Unless specified otherwise, the various materials, substances, compositions, etc. described herein may be formed with any suitable methodologies, either now known or yet to be developed, including, for example, atomic layer deposition (ALD), chemical vapor deposition (CVD), physical vapor deposition (PVD), etc.

The terms “dielectric” and “insulative” may be utilized to describe materials having insulative electrical properties. The terms are considered synonymous in this disclosure. The utilization of the term “dielectric” in some instances, and the term “insulative” (or “electrically insulative”) in other instances, may be to provide language variation within this disclosure to simplify antecedent basis within the claims that follow, and is not utilized to indicate any significant chemical or electrical differences.

The particular orientation of the various embodiments in the drawings is for illustrative purposes only, and the embodiments may be rotated relative to the shown orientations in some applications. The descriptions provided herein, and the claims that follow, pertain to any structures that have the described relationships between various features, regardless of whether the structures are in the particular orientation of the drawings, or are rotated relative to such orientation.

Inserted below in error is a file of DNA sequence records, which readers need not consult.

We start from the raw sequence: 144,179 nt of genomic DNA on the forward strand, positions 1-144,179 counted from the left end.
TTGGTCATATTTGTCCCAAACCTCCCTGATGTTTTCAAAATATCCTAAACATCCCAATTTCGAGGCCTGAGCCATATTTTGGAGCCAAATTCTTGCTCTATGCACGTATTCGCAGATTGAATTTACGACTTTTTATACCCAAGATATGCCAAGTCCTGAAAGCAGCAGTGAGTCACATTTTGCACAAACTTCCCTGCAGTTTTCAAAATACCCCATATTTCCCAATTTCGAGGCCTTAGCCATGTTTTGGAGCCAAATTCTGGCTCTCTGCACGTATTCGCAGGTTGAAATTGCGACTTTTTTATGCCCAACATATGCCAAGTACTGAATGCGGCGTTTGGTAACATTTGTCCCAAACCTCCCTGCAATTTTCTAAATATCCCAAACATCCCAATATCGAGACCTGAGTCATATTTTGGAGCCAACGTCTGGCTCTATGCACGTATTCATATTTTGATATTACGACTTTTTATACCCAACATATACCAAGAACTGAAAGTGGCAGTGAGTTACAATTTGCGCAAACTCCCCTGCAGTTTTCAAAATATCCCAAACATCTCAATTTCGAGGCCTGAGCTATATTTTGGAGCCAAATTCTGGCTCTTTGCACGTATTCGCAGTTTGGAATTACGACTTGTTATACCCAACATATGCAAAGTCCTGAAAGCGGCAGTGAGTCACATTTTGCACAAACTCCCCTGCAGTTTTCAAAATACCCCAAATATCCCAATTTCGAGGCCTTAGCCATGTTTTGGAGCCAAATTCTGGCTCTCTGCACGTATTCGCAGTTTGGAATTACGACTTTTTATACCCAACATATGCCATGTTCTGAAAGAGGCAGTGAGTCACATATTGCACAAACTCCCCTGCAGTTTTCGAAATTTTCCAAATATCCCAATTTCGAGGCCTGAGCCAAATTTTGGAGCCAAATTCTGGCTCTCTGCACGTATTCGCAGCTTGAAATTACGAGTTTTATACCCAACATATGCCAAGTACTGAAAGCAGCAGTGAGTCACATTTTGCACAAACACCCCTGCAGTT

The cross-sectional views of the accompanying illustrations only show features within the planes of the cross-sections, and do not show materials behind the planes of the cross-sections, unless indicated otherwise, in order to simplify the drawings.

When a structure is referred to above as being “on” or “against” another structure, it can be directly on the other structure or intervening structures may also be present. In contrast, when a structure is referred to as being “directly on” or “directly against” another structure, there are no intervening structures present.

Structures (e.g., layers, materials, etc.) may be referred to as “extending vertically” to indicate that the structures generally extend upwardly from an underlying base (e.g., substrate). The vertically-extending structures may extend substantially orthogonally relative to an upper surface of the base, or not.